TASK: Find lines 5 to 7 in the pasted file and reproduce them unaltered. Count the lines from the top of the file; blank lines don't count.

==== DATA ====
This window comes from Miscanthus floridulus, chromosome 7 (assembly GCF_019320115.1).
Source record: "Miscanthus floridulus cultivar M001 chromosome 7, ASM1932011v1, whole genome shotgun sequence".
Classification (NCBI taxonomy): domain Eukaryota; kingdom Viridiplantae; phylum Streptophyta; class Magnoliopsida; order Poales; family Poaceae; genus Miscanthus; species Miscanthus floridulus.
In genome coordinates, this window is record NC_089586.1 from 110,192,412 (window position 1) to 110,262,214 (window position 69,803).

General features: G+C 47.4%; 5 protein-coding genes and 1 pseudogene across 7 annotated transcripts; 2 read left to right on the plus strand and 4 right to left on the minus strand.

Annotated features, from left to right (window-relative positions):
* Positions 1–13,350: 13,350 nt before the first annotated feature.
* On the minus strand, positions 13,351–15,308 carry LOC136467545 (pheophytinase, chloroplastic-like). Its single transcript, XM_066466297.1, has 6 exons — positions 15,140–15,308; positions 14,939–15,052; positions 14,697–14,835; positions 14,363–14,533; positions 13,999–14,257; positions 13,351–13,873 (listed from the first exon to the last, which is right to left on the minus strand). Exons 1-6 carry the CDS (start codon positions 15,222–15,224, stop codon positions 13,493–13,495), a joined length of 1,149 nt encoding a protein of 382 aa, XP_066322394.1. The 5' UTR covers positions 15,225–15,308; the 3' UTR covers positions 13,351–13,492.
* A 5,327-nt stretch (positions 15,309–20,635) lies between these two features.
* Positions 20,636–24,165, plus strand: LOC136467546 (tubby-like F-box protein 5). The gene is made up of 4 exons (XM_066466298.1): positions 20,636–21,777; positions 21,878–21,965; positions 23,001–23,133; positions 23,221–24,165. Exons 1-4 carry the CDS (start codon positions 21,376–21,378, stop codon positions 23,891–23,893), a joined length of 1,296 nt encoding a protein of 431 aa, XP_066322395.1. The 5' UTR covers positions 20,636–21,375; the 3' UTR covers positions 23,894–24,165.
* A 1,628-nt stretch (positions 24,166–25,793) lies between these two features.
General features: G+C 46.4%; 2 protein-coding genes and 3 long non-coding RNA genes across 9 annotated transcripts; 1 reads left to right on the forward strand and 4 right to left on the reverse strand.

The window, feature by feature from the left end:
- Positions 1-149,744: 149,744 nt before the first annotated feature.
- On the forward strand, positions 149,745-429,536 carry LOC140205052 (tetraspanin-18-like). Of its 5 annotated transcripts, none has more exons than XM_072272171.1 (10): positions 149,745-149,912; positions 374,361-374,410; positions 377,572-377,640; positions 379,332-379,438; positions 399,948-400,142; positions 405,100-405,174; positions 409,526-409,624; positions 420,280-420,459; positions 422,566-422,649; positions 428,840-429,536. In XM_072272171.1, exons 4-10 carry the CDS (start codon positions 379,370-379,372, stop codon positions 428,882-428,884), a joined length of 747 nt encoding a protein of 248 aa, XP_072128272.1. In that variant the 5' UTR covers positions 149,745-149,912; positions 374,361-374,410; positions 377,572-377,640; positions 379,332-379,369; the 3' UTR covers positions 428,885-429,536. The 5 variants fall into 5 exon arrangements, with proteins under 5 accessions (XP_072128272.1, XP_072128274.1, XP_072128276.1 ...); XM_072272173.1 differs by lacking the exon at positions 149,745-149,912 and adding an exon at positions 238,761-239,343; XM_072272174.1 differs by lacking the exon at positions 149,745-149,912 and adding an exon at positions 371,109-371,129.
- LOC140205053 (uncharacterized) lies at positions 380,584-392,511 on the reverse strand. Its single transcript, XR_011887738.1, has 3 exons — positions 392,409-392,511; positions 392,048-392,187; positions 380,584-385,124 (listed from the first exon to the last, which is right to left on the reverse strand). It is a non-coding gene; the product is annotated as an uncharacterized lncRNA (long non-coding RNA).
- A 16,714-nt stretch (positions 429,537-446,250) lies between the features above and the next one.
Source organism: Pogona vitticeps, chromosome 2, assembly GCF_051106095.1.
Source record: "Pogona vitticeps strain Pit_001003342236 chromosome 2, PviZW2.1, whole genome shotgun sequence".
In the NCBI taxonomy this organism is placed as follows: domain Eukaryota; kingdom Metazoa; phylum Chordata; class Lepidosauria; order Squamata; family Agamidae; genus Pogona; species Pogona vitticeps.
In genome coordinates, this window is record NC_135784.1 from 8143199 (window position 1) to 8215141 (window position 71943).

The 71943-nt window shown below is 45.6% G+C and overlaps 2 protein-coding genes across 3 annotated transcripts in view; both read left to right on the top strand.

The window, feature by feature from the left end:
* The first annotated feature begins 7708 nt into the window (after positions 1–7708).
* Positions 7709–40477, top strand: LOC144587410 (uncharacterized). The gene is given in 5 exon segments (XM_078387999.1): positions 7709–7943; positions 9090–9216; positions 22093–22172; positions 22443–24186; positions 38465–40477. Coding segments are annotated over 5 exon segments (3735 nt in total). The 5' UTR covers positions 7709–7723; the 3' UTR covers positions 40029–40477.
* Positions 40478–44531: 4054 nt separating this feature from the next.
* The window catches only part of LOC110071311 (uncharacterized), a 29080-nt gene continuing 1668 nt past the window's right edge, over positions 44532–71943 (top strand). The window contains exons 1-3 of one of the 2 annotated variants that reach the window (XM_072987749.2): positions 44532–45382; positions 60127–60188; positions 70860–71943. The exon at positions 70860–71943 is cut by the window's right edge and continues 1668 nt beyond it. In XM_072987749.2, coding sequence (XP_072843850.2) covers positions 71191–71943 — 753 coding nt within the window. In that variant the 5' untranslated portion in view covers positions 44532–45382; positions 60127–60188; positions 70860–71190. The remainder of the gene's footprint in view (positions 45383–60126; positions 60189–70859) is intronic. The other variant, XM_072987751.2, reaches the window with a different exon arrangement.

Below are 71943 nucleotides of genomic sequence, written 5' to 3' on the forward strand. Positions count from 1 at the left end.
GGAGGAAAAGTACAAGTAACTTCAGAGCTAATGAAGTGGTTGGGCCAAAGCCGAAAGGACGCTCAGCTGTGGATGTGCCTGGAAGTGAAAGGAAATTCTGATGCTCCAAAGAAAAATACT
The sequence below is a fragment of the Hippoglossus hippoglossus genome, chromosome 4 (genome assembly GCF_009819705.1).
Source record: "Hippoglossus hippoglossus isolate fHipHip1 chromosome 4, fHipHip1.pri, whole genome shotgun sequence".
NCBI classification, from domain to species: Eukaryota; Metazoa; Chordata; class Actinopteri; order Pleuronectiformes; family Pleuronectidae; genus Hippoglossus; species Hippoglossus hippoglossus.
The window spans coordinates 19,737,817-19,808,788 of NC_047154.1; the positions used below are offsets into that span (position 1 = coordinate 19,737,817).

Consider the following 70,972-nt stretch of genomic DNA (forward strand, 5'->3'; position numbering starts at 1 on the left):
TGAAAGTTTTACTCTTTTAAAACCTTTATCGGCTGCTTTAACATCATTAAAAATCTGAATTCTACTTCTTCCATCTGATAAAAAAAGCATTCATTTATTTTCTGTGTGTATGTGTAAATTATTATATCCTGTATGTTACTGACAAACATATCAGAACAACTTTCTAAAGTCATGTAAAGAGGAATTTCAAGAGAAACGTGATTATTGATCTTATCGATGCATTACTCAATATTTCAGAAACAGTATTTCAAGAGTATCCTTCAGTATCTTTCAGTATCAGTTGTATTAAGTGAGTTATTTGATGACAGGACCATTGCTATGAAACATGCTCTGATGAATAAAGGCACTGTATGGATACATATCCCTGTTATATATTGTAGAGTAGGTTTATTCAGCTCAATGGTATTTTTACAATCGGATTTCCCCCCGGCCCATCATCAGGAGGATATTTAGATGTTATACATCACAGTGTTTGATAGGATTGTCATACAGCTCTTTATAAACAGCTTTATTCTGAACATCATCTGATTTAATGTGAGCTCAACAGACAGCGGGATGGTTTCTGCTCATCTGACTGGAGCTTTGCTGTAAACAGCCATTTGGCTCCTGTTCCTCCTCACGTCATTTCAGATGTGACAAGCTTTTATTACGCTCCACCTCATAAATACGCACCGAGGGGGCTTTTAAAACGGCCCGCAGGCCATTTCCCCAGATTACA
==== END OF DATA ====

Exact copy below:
General features: G+C 47.4%; 5 protein-coding genes and 1 pseudogene across 7 annotated transcripts; 2 read left to right on the plus strand and 4 right to left on the minus strand.

Annotated features, from left to right (window-relative positions):
* Positions 1–13,350: 13,350 nt before the first annotated feature.